firstly to those trying to blame the “black model” for agreeing to be the chair, its clearly stated in the artical that the chair figure is a dummy meaning NOT A PERSON. so trying to pass the blame isn’t going to work.
    this was deliberate and its at the hands of white ppl.

    to say race isnt a factor is ridiculous. like everything else in the photo, the black woman chair was a design CHOICE.
    it was meant to what it is.
    racist as fuck.

  37. BougieHippie says:

    I wonder if this was you all favorite rapper sitting in this same chair would all these natural hair dissertations be posted?

  38. Caramella says:

    Why do you women keep saying “Black,White, Hispanic, Asian” etc. You all are being insensitive to race as well. All black people aren’t the same. There are hispanic blacks, asian blacks etc. Please…narrow it down. Because you, too, are being insensitive in your post.

  39. Anonymous says:

    please tell us your thoughts on the @barbiegabon instagram run by Katy Perry. If you find it as offensive as we do, I’m sure you could assist us in urginging her to remove it

  40. CitCat21 says:

    The chair isn’t real, it’s a mannequin. Article states that. So stop asking “why the black women agreed” to do it, she didn’t. However, even if she did (her perogative), the company intended to send a message of dominance and show how “different” the subject of the article is as contrast to the chair. Just about everything in the room is white- except for the dominated and abused black female. They wanted something shocking and offensive to draw attention. End of story. And hopefully end of publication.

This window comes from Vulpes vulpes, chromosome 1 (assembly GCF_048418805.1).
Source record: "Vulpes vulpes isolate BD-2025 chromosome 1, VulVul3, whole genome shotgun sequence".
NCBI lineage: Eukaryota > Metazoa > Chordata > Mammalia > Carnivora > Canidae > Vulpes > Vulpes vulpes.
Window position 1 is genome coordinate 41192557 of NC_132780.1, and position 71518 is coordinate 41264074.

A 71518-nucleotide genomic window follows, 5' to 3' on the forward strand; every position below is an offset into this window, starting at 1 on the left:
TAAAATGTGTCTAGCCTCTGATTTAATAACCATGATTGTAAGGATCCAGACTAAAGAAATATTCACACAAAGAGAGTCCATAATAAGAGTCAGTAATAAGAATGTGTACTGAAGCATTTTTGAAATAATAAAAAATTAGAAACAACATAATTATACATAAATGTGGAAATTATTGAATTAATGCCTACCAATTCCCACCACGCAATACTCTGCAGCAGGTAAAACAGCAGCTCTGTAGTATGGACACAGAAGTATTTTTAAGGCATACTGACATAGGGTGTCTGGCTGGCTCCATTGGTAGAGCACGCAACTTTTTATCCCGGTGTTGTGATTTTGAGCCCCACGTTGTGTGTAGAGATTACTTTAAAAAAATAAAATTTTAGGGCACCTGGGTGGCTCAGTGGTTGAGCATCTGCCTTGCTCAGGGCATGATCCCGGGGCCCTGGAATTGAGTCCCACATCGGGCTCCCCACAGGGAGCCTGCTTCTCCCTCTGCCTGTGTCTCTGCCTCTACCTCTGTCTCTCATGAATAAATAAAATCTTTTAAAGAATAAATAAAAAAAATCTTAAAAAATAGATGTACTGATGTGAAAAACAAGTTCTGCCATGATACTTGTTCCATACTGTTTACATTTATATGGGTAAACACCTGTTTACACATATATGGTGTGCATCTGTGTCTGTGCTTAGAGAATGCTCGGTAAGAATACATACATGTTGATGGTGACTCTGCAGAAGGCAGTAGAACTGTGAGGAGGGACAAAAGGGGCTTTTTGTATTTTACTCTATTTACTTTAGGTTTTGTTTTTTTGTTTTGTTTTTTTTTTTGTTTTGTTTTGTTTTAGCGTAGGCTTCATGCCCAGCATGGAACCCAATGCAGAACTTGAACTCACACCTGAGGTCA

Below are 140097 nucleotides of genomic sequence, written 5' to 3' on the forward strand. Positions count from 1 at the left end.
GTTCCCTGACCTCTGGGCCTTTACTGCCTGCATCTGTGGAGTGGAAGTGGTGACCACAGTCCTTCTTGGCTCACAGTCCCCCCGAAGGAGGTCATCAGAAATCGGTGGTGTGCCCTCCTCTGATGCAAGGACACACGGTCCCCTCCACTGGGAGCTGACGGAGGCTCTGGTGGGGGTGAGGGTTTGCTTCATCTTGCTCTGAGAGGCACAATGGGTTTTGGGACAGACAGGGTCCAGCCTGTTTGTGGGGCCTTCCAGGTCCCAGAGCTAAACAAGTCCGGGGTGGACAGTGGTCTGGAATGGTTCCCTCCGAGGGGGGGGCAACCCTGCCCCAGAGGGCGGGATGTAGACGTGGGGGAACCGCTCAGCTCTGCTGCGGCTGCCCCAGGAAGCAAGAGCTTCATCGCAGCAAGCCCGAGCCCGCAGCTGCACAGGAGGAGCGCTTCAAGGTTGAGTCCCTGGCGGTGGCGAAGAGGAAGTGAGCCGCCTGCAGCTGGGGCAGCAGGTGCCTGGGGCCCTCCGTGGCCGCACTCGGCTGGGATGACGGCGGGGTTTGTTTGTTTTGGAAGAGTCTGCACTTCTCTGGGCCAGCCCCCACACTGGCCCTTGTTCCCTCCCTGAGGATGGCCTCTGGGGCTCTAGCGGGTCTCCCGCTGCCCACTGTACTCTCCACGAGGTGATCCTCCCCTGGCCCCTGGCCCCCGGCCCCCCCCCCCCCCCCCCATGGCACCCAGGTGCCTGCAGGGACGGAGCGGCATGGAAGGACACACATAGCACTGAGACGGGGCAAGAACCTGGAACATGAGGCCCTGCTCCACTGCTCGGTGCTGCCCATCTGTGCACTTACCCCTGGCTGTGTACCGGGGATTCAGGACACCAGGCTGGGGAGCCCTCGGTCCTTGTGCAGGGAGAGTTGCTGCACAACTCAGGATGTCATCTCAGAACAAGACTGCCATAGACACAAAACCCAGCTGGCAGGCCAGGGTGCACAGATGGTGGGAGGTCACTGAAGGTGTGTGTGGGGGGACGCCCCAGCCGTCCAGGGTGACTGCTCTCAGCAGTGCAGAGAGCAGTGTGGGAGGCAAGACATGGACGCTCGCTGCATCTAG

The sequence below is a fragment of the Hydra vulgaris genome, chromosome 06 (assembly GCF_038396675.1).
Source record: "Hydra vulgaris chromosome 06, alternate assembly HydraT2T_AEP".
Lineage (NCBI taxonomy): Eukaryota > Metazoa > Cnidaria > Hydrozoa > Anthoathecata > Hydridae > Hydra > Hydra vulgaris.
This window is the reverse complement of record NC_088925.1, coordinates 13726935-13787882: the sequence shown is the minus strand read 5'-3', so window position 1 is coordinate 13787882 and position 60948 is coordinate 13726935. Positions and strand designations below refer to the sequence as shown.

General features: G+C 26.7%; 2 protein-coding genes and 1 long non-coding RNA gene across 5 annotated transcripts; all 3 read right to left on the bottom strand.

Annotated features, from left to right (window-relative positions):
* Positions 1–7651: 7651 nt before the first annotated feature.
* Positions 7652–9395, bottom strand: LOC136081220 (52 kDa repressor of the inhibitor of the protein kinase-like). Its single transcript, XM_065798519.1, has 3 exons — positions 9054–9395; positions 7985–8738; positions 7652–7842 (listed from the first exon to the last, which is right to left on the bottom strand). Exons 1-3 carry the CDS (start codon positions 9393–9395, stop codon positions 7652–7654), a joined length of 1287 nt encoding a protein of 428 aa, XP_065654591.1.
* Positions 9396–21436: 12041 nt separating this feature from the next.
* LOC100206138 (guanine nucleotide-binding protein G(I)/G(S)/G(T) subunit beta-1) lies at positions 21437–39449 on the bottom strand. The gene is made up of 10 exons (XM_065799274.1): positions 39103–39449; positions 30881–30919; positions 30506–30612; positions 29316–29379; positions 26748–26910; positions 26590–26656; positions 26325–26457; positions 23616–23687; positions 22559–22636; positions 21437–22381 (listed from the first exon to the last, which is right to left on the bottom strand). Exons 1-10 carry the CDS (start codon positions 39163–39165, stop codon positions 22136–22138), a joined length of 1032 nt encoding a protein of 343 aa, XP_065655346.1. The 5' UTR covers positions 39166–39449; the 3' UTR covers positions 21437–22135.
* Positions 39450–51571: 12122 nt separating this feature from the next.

41. This is hitting on more than just racism, it is touching women’s rights in my opinion as well. As globalized as this world is now, they are no more excuses about other countries not knowing and understanding race issues. No excuse at all. I do not care if it is suppose to be art, it is offensive to women of color, all shades not just african american. Everyone is accountable for their actions and should own up to it and take whatever results come for their actions.

  42. Cameron says:

    Wow, there sure are a lot of comments on this article from people who DIDN’T EVEN READ IT. That is not a black woman, that is a mannequin of a black woman. And they make that mannequin chair in white formats as well. People are really going to have to get over the fact that black/white makes good visual contrast which is really all this is.

    People are also going to have to learn to understand that it isn’t MLK day anywhere other than the US.